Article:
Kanban is suitable for software maintenance work

Scrum is not suitable for software maintenance. Kanban is.

Kanban was developed at Toyota in Japan to improve the auto assembly line.

David Anderson literally wrote the book on the use of Kanban in Information Technology (IT).

From David Anderson Interview: The most commonly cited instance where Kanban is extremely successful is software maintenance. Anderson says this involves fixing production bugs and doing small incremental improvements. Kanban works well with software maintenance because such work isn't a natural fit for projects and one to four week sprints. Anderson says, "It makes more sense just to take the requests, work on them, and when they're ready, find some way of deploying them to production."

Kanban has only a few principles:

  1. Visualize the workflow: You cannot improve what you cannot see. Knowledge work needs a way to visually show the status of each task. Kanban boards are one way to display this progress.

  2. Limit Work In Progress (WIP): Minimizing WIP improves throughput.

  3. Measure the lead time: Cumulative flow charts are very useful for this purpose. And look for ways to make continuous improvements in small increments.

Here is a good slideshow outlining not only how Kanban can be applied for software maintenance work, but also how to make it fun!


Although I'm posting a response a year after the question is asked, but this seems to be a common question and hope my experience would help some people in taking the right decision for their respective organizations.

According to me, here is a mix that works best for maintenance projects:

1). Define a sprint cycle - week or 2-week cycle depending on the volume of work, time it takes to fix/test/release, the number of resources you have in your team and the client's perspective/expectations.

2). Plan and re-plan sprints as often as possible to be on top of the estimates v/s current status. You'll also arrive at velocity or capacity to deliver in a few weeks time, which will further help you in planning.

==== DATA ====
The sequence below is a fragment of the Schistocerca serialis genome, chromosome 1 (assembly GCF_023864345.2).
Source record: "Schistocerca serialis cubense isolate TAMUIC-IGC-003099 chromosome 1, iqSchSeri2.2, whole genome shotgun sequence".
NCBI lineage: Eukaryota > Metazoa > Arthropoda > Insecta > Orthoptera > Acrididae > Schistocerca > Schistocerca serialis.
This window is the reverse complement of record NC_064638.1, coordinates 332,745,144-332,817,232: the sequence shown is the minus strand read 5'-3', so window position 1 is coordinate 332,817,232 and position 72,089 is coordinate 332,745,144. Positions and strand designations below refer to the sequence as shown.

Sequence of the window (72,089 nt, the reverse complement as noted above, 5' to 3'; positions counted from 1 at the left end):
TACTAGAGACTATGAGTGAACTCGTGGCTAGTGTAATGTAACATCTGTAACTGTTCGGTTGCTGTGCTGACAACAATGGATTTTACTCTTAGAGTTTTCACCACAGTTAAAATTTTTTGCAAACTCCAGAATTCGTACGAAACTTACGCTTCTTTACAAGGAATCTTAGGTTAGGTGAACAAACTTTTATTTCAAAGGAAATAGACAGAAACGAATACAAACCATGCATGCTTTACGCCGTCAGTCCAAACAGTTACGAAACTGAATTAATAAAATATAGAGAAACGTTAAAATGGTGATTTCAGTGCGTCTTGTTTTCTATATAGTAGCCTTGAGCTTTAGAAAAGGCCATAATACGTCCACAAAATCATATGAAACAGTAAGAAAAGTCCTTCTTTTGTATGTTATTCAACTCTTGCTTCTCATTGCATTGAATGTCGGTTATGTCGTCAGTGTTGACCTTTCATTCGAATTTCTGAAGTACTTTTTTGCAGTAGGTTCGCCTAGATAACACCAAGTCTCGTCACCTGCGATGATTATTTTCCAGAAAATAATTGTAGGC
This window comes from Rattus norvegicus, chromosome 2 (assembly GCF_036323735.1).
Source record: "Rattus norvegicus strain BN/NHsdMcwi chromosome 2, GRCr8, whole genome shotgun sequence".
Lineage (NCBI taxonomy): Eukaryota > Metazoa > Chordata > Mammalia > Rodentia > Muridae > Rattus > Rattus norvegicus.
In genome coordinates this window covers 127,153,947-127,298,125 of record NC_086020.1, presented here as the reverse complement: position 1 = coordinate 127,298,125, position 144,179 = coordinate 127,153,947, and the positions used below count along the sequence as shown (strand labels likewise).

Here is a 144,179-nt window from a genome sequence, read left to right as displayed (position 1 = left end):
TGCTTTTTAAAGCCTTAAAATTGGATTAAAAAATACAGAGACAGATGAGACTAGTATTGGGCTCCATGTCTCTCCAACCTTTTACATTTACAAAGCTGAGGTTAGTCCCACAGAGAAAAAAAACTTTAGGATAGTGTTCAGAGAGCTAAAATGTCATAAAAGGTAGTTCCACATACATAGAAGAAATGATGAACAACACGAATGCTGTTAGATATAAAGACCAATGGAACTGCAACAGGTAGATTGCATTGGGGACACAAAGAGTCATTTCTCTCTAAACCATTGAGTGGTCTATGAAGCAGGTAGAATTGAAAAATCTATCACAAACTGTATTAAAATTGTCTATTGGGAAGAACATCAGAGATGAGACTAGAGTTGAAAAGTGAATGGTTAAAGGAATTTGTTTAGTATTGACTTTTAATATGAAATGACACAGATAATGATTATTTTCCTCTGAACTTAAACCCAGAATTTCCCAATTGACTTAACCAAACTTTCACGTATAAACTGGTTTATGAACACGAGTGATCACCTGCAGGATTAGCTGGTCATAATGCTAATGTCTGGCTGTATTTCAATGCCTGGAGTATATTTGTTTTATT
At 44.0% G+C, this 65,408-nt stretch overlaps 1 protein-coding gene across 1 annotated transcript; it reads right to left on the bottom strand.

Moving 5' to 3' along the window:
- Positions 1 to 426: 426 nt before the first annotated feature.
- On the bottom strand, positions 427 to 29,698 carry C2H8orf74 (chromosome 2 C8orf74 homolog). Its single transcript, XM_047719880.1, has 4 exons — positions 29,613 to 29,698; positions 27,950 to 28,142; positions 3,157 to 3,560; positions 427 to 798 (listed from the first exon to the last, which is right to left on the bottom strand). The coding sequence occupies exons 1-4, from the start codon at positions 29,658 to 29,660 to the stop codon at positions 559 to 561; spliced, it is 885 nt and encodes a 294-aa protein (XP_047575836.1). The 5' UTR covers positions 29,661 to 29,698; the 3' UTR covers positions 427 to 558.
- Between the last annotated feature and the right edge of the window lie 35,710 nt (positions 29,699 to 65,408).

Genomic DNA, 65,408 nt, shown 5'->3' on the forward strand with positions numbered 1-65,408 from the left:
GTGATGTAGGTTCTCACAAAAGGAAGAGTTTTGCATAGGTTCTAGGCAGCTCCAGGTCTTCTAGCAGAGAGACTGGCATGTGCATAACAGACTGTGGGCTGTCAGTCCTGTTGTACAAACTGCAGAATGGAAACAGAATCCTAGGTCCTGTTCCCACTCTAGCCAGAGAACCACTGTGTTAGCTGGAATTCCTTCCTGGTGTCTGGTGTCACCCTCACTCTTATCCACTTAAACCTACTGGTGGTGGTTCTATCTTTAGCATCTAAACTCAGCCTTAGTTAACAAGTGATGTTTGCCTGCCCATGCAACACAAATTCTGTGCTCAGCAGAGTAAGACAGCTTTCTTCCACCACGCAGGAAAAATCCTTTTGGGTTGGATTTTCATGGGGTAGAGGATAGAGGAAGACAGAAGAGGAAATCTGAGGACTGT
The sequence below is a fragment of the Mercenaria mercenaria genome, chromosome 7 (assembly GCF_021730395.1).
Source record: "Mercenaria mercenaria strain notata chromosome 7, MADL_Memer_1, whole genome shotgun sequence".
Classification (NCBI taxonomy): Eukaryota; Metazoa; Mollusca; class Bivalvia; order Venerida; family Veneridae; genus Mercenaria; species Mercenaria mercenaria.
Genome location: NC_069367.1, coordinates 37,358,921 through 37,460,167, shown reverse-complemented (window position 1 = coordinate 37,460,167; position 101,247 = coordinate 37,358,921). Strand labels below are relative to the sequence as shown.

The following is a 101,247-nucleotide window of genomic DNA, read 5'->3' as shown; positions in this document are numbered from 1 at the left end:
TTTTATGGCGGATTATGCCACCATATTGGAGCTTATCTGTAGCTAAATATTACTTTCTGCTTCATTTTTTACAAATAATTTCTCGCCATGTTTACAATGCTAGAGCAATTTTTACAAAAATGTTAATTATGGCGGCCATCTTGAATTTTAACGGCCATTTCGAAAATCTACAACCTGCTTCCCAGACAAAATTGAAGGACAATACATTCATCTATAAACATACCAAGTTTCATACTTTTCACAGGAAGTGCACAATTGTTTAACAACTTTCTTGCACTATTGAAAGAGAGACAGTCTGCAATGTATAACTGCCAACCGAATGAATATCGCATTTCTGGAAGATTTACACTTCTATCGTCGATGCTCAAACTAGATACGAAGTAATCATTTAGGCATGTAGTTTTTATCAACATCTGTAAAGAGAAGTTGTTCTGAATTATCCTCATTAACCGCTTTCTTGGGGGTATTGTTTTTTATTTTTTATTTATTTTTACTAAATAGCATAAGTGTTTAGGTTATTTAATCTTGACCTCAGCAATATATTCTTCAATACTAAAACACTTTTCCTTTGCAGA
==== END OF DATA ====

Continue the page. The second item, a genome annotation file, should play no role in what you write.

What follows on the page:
3). I would not recommend use of Story points for maintenance, as hourly estimate works better in this case, since you exactly know what needs to be fixed and how much efforts are required, rather than going for relative-estimation techniques.

4). Use Kanban Board to keep a track of progress of tickets/incidents.

5). Daily stand-up meetings would help to resolve smaller or urgent bottle-necks while the Retrospective analysis would help to gradually improve the process.

6). Too much focus on process may also lead to bottleneck at times since you tend to lose the flexibility and agility. I recommend to be flexible enough to accommodate changes to sprint as long as nobody(other than process) is getting hurt.

In a nutshell, lots of wonderful tools, techniques & processes are available, you would want to choose only the ones that would really help you and your business.

Best, Nitesh

  • I disagree with your point 3, in particular that it is exactly known how much effort is required. In my experience, most of the effort goes into analyzing what the cause of the problem is. Unless you take all the analysis work out of the sprints, you generally don't know how much effort is needed to fix a problem. Dec 1, 2016 at 12:45
  • Dear Bart, Regarding point 3, you might be correct . It is important to know whether the scrum master who is performing the scrum estimate is techie or a non-techie person. In case of maintenance product, most of the fixes are known rather than items requiring a research. The support team consists of mostly technical staff who perform quick hourly estimates of their new ticket items. Theories apart, as per my experience, in case of maintenance projects, hourly estimates work best. I still prefer story points in dev projects. I urge scrum managers to choose options that would really help. Dec 5, 2016 at 10:18